Post # 1
So I feel really embarassed and shallow about writing this post. My future mother-in-law has the worst teeth I have ever seen. She is missing teeth and the ones that are there are very crooked and rotting. She’s a heavy smoker, doesn’t go to the dentist, and doesn’t have dental insurance. I think she may have some type of mouth disease. I know that she is self-conscious about it because she puts her hand over her mouth when she talks sometimes. I want her to get them fixed before the wedding but don’t know what to do. My fiance is afraid to say anything because he thinks she’ll get upset. What should I do?
Post # 3
Ouch. You may just want to leave that one alone. If she’s already embarassed about it, there is no sense bringing it up to her. Some things are just better left unsaid. And everyone will be focused on your beautiful smile anyway! 🙂
Post # 4
If she doesn’t have dental insurance, you probably shouldn’t ask her to get them fixed. That would be embarassing to her, and she might not be able to afford it, so it would be doubly humiliating. Dental work = mad expensive.
Post # 5
Yes, unfortunately, there is no polite way to bring this up with her. It frankly isn’t any of your business and she already feels horrible about it. I’m sorry, I’m sure she is worrying about pictures and talking to people as well, she’ll figure out a way to get through it on her own.
Post # 6
Yikes. I disagree with the other posters.
If she were my mother I would tell/make her address the problem.
Teeth aren’t cosmetic! There can be serious health consequences to not taking care of your mouth/teeth- infections, bone deterioration, etc. And given that she’s a smoker she’s at an increased risk for oral cancer (which most dentists screen you for when you go in for a checkup).
I don’t think you should say anything. However, I think your FI definitely should. Use her embarrassment as a tool to encourage her to address it. Explain the health consequences of pretending her teeth aren’t rotting out of her mouth!!!!
If she had a gangrenous foot that was rotting off, would you think it impolite to discuss it with her or would you force the issue and get her treatment?
If she were my mother in law I would tell my husband that it was necessary she be treated and that if she couldn’t afford it, we would find the money to pay for it.
I know people think of teeth/smiles as something cosmetic. But her teeth are not just crooked or discolored- they are falling out!! That’s not cosmetic- it’s medical.
It may be uncomfortable for your FI to talk to her about it, but I do think it’s medically indicated.
Lots of dentists can work out payment plans. Credit card companies like Capital One have special credit for medical purposes with low interest rates. Dental schools often have clinics where the rates are very reasonable. Look into those things. I really do think this is a important. If she doesn’t have health consequences now, she most likely will in the future.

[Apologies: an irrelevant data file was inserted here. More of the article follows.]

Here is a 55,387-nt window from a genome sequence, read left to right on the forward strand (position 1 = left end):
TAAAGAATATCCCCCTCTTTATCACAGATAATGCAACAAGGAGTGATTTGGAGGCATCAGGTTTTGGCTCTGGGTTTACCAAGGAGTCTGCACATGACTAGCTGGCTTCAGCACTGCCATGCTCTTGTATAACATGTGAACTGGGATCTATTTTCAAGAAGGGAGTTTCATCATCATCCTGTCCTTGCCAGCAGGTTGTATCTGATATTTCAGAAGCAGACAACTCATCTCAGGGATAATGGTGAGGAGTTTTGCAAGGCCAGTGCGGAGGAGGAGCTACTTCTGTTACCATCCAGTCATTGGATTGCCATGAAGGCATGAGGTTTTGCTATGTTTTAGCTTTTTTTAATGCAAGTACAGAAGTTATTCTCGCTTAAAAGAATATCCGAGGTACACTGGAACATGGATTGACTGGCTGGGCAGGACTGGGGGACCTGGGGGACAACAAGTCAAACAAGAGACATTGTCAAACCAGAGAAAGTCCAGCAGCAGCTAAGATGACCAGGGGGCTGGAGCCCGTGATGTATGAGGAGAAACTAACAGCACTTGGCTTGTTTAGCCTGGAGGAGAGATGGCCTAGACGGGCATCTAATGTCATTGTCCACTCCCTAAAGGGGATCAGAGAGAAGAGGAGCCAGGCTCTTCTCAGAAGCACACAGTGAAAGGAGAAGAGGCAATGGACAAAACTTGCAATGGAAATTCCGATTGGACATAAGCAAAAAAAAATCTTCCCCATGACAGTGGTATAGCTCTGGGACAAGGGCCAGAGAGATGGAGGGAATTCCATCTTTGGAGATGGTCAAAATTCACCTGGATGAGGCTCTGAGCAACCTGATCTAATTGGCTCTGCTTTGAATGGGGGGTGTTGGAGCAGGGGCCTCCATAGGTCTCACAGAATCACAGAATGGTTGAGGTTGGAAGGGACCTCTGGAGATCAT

Post # 7
You should do nothing. This is one aspect of the wedding you just can’t control. I think even mentioning it to anyone else but us (an anonymous forum), would be considered in very bad taste.
Post # 8
I completely agree with rosychicklet!! Have your FI talk to her!!
My FI has a front tooth that has been a problem since he was a kid (he knocked half of it off as a kid). I told him to have the dentist check it, and they found it needed to be pulled out. Now he’ll have a fake tooth for the wedding, but I don’t care, since they said it will prevent his upper jaw from deteriorating!
A less expensive (and only cosmetic) option would be veneers. If she’s embarassed, they could help her.
I think it’s good that you care about her and want to help! I don’t think you sound shallow, you acknowledged she’s embarassed and you want to help. Have your FI talk to her about getting some good help!
Post # 9
I also completely agree with Rosy! Teeth are not just cosmetic. Whoopi Goldberg has been talking recently about not neglecting your teeth because poor oral health leads to so many other health problems.
This is a situation that your FI needs to speak with her about and he needs to come with her with the research showing why she needs to take care of herself and because he is worried about her health.
Kind of unrelated, but my hubby had a co-worker (actually his captain) that had a HUGE lump on the side of his neck. His wife mentioned it to him, but he thought nothing of it and just thought it was his wife being a worry-wart. Then, to the shock of all his co-workers, my hubby said something to his captain about the lump on his neck. That was his wake up call and the guy had it checked out. It turned out that he had oral cancer from smoking and neglecting his teeth. He had to have chemo, he had all his teeth removed (not too big of a deal because his teeth were in such poor condition), as well as part of his gums removed, but as of now he’s in much better health. When my hubby visited with him a while after all his surgery and all that he thanked him and said that he was the only friend that was great enough to speak up and because of him it saved his life.